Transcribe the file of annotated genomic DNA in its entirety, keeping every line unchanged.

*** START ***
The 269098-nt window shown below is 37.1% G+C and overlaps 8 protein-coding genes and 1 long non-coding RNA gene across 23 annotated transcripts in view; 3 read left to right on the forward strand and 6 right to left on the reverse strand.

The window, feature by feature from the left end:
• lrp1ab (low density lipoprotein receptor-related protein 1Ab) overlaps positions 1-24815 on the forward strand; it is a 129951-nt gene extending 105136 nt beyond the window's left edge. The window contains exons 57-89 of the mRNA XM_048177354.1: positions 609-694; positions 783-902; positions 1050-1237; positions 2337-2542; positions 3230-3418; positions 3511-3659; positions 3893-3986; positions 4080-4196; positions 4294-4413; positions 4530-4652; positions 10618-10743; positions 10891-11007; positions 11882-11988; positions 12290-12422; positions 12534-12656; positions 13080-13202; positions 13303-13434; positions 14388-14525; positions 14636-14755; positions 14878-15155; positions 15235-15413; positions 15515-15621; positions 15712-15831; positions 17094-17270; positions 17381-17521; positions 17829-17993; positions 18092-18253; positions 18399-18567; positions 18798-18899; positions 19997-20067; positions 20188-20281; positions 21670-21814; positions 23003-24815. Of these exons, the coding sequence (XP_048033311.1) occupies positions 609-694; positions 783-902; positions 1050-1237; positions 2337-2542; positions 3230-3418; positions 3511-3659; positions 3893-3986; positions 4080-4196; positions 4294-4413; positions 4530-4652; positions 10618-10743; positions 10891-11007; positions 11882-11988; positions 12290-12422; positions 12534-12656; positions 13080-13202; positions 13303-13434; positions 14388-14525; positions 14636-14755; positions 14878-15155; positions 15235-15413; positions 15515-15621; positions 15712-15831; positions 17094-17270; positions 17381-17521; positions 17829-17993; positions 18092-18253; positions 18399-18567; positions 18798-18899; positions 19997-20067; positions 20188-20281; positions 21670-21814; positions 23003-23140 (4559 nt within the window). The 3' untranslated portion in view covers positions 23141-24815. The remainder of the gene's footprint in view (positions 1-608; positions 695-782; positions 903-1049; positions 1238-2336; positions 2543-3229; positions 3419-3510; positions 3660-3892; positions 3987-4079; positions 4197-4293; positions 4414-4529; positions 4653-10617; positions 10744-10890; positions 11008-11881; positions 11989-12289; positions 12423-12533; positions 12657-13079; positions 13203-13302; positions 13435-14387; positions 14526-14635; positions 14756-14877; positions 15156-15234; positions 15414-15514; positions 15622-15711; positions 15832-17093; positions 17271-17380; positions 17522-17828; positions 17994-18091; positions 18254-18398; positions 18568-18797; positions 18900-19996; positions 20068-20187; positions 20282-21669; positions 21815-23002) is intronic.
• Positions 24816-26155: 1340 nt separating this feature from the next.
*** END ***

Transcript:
The 269098-nt window shown below is 37.1% G+C and overlaps 8 protein-coding genes and 1 long non-coding RNA gene across 23 annotated transcripts in view; 3 read left to right on the forward strand and 6 right to left on the reverse strand.

The window, feature by feature from the left end:
• lrp1ab (low density lipoprotein receptor-related protein 1Ab) overlaps positions 1-24815 on the forward strand; it is a 129951-nt gene extending 105136 nt beyond the window's left edge. The window contains exons 57-89 of the mRNA XM_048177354.1: positions 609-694; positions 783-902; positions 1050-1237; positions 2337-2542; positions 3230-3418; positions 3511-3659; positions 3893-3986; positions 4080-4196; positions 4294-4413; positions 4530-4652; positions 10618-10743; positions 10891-11007; positions 11882-11988; positions 12290-12422; positions 12534-12656; positions 13080-13202; positions 13303-13434; positions 14388-14525; positions 14636-14755; positions 14878-15155; positions 15235-15413; positions 15515-15621; positions 15712-15831; positions 17094-17270; positions 17381-17521; positions 17829-17993; positions 18092-18253; positions 18399-18567; positions 18798-18899; positions 19997-20067; positions 20188-20281; positions 21670-21814; positions 23003-24815. Of these exons, the coding sequence (XP_048033311.1) occupies positions 609-694; positions 783-902; positions 1050-1237; positions 2337-2542; positions 3230-3418; positions 3511-3659; positions 3893-3986; positions 4080-4196; positions 4294-4413; positions 4530-4652; positions 10618-10743; positions 10891-11007; positions 11882-11988; positions 12290-12422; positions 12534-12656; positions 13080-13202; positions 13303-13434; positions 14388-14525; positions 14636-14755; positions 14878-15155; positions 15235-15413; positions 15515-15621; positions 15712-15831; positions 17094-17270; positions 17381-17521; positions 17829-17993; positions 18092-18253; positions 18399-18567; positions 18798-18899; positions 19997-20067; positions 20188-20281; positions 21670-21814; positions 23003-23140 (4559 nt within the window). The 3' untranslated portion in view covers positions 23141-24815. The remainder of the gene's footprint in view (positions 1-608; positions 695-782; positions 903-1049; positions 1238-2336; positions 2543-3229; positions 3419-3510; positions 3660-3892; positions 3987-4079; positions 4197-4293; positions 4414-4529; positions 4653-10617; positions 10744-10890; positions 11008-11881; positions 11989-12289; positions 12423-12533; positions 12657-13079; positions 13203-13302; positions 13435-14387; positions 14526-14635; positions 14756-14877; positions 15156-15234; positions 15414-15514; positions 15622-15711; positions 15832-17093; positions 17271-17380; positions 17522-17828; positions 17994-18091; positions 18254-18398; positions 18568-18797; positions 18900-19996; positions 20068-20187; positions 20282-21669; positions 21815-23002) is intronic.
• Positions 24816-26155: 1340 nt separating this feature from the next.